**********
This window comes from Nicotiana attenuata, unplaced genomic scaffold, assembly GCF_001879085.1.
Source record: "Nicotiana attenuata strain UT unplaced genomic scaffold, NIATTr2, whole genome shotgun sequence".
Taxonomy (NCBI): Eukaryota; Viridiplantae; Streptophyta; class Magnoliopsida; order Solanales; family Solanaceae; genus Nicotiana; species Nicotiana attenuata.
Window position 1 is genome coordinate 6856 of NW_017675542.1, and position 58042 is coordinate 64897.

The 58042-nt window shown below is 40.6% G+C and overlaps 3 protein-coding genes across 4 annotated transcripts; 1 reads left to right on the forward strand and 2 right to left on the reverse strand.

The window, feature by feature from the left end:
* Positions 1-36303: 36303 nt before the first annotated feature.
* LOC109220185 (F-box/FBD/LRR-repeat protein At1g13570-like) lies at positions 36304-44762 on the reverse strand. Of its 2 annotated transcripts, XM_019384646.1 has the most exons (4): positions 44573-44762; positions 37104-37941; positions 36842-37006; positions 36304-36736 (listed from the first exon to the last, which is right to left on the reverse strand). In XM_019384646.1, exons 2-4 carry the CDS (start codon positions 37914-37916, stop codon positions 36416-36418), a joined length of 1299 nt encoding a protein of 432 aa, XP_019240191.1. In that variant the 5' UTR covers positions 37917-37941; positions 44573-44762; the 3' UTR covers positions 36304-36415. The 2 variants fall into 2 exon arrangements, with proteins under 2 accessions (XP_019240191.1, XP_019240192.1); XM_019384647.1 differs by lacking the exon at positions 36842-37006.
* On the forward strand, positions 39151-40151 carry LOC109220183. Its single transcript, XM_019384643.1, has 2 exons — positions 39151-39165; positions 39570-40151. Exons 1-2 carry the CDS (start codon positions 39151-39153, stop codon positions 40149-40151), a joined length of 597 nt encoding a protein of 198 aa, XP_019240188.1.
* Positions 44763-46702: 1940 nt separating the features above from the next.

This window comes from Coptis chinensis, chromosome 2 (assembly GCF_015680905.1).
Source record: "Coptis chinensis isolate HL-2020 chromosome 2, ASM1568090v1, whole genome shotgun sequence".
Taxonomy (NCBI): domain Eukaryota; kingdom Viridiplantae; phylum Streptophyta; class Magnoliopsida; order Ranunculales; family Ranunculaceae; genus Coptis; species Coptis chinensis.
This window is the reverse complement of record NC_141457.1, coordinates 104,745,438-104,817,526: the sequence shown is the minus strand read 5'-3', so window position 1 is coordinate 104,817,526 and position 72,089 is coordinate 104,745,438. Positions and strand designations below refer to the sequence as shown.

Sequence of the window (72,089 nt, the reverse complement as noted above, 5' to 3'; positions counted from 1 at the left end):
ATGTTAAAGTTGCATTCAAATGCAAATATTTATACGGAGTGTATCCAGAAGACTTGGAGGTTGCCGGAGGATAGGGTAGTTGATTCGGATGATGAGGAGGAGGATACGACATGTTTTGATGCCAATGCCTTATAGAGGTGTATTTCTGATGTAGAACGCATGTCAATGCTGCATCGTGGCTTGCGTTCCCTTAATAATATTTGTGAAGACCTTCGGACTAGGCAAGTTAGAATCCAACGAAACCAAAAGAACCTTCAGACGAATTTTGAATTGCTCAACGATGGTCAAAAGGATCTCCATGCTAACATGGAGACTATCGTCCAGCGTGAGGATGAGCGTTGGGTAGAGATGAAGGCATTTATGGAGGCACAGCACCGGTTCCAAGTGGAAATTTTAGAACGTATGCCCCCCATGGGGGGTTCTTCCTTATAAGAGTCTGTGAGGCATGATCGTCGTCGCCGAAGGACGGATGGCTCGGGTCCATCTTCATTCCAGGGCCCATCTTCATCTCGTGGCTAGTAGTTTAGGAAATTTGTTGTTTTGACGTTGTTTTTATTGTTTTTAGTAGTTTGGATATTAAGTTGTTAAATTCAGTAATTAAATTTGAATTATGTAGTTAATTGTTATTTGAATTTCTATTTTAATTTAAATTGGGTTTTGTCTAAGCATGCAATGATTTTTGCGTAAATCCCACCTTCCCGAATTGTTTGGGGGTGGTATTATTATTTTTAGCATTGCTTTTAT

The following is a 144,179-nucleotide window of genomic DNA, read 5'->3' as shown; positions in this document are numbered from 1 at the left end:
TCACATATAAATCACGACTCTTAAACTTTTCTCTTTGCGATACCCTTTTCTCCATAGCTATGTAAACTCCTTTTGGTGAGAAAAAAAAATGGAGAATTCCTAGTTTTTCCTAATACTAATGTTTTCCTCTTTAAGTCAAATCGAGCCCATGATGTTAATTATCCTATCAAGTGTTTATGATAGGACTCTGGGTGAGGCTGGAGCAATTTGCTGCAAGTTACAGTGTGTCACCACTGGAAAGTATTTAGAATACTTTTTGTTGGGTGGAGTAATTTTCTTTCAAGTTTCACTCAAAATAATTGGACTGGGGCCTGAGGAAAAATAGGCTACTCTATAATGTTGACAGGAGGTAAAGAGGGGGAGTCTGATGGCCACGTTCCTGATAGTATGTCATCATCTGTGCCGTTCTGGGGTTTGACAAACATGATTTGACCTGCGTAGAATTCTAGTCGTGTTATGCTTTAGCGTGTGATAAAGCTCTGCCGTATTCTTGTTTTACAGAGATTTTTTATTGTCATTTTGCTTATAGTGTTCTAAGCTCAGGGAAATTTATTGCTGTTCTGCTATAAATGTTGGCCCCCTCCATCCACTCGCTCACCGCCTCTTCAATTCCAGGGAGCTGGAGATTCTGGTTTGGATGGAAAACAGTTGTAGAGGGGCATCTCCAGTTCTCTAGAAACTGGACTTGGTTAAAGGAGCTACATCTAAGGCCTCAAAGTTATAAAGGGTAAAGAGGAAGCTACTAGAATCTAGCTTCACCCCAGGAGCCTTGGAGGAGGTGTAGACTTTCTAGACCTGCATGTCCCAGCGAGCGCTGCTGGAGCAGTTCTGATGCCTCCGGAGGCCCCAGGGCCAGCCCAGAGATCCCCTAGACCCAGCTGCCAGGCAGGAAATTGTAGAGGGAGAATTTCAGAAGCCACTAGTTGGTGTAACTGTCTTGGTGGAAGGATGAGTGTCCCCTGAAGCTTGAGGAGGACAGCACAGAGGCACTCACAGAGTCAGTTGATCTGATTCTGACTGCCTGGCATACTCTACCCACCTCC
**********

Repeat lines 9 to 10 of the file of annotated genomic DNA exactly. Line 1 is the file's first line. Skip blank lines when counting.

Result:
* On the forward strand, positions 39151-40151 carry LOC109220183. Its single transcript, XM_019384643.1, has 2 exons — positions 39151-39165; positions 39570-40151. Exons 1-2 carry the CDS (start codon positions 39151-39153, stop codon positions 40149-40151), a joined length of 597 nt encoding a protein of 198 aa, XP_019240188.1.
* Positions 44763-46702: 1940 nt separating the features above from the next.